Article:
Find out more about the awards and previous winners at:
https://www.comedy.co.uk/hardees/

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What happened when I produced a Jerry Sadowitz TV comedy special…

WARNING! THERE ARE MULTIPLE USES OF THE ‘F’ WORD AND THE ‘C’ WORD IN THIS PIECE… PROCEED AT YOUR PERIL IF YOU ARE OF A NERVOUS OR EASILY-OFFENDED DISPOSITION… OTHER BLOGS ARE WIDELY AVAILABLE TO READ ELSEWHERE…

The Last Laugh with Jerry Sadowitz in September 1990


Yesterday’s blog was an extract from the late Malcolm Hardee’s 1996 autobiography I Stole Freddie Mercury’s Birthday Cake in which Malcolm recalled being, for a time, Jerry Sadowitz’s manager/agent in the 1980s.

I encountered Jerry through Malcolm during that time and later, in 1990, I produced a couple of TV shows for BSB (the precursor to BSkyB) via Noel Gay Television.

One was Malcolm Hardee: 25 Years in Showbiz, a variety show interspersed with various people, including Jerry, paying tribute to Malcolm.

The other was an episode of Noel Gay’s series The Last Laugh.

The Last Laugh with Jerry Sadowitz was recorded to be a 55-minute show though it was later transmitted as a 45-minute show (for general scheduling reasons, not because of content).

BSB had a fairly liberal remit for comedy content. 

Comedians were allowed to swear, within reason, and could use the words ‘fuck’ and ‘cunt’ if they were an integral and essential component of the routine – ie if removing or changing the words would weaken the gag.

However, as Jerry tended to have a high level of expletives in his act – and, indeed, at one time used to say, with some justification, that “The word ‘cunt’ is a term of affection in Glasgow”, I thought trying to bar him from using the F and the C words altogether would damage the flow of his delivery of the lines.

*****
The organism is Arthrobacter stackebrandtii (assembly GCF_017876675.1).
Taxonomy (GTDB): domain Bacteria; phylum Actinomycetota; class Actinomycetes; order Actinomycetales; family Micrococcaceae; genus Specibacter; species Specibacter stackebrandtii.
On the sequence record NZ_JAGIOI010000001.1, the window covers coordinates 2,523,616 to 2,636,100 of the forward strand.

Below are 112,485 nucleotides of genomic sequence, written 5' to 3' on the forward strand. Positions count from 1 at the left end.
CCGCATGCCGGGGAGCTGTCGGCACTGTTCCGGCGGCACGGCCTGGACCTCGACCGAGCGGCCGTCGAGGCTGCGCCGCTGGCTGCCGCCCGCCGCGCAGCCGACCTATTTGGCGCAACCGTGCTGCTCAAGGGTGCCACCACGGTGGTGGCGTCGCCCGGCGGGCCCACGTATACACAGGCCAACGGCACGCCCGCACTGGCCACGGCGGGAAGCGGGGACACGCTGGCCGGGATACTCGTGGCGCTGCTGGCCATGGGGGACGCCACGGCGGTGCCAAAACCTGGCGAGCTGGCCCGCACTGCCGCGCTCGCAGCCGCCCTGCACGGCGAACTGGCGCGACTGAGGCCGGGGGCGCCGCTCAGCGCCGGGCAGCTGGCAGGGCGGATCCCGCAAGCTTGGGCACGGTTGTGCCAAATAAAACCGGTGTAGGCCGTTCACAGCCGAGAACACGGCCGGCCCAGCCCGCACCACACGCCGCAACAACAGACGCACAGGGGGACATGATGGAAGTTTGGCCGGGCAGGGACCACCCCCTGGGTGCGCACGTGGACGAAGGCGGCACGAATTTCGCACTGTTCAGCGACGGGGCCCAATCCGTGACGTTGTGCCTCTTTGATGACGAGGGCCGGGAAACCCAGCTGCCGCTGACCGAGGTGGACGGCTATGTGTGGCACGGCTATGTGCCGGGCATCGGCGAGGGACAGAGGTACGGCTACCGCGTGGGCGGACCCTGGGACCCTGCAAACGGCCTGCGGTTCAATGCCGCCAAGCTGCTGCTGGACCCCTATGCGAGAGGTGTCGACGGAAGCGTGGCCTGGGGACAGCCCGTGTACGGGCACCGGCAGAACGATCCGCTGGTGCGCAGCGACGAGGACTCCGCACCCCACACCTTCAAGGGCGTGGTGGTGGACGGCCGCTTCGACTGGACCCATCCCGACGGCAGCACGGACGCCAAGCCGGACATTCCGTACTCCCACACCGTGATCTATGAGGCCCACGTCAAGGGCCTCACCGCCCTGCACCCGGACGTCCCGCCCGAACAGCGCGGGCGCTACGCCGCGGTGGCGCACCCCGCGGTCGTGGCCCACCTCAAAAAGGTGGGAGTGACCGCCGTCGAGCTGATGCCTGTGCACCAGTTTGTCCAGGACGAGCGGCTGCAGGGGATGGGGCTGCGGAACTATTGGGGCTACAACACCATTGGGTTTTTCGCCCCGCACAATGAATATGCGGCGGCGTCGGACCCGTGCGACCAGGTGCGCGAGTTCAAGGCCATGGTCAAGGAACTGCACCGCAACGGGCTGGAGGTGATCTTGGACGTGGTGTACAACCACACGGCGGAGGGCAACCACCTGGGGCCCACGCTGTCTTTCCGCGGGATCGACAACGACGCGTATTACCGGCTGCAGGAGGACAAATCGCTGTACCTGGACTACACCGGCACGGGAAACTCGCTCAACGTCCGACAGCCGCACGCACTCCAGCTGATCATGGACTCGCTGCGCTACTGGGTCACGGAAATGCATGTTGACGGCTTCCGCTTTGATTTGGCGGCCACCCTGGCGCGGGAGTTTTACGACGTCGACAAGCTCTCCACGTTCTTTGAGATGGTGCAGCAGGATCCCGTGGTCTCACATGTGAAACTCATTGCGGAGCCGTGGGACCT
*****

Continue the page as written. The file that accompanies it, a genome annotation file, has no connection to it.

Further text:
So I told him in advance something like (I can’t remember the precise words nor the exact number):

“Try not to swear but we can probably cope with a couple of ‘cunts’ and four or five ‘fucks’. We won’t cut them out or bleep them but, if you try not to use them at all then, if a few slip through in the nature of the act… that’s OK.”

Imagine my surprise when he did the whole comedy and magic act, full-on for 55 minutes without a single ‘fuck’ or ‘cunt’. And he was still able to maintain the offensiveness of the act.

There was one, not really surprising, problem though.

During the show, there were two lesbians in the audience whom Jerry spotted and, inevitably, he started making them the butt of some of his material.

Afterwards they made clear to me and others how outraged they had been by all this “offensive” material aimed at them.

I can’t remember whether Jerry was there when they complained or whether I told him afterwards.

But he was, in my opinion, genuinely taken aback that anyone would or could be actually offended and complain about the content of his comedy show. His reaction was – and again I paraphrase here – “But it’s a comedy show!”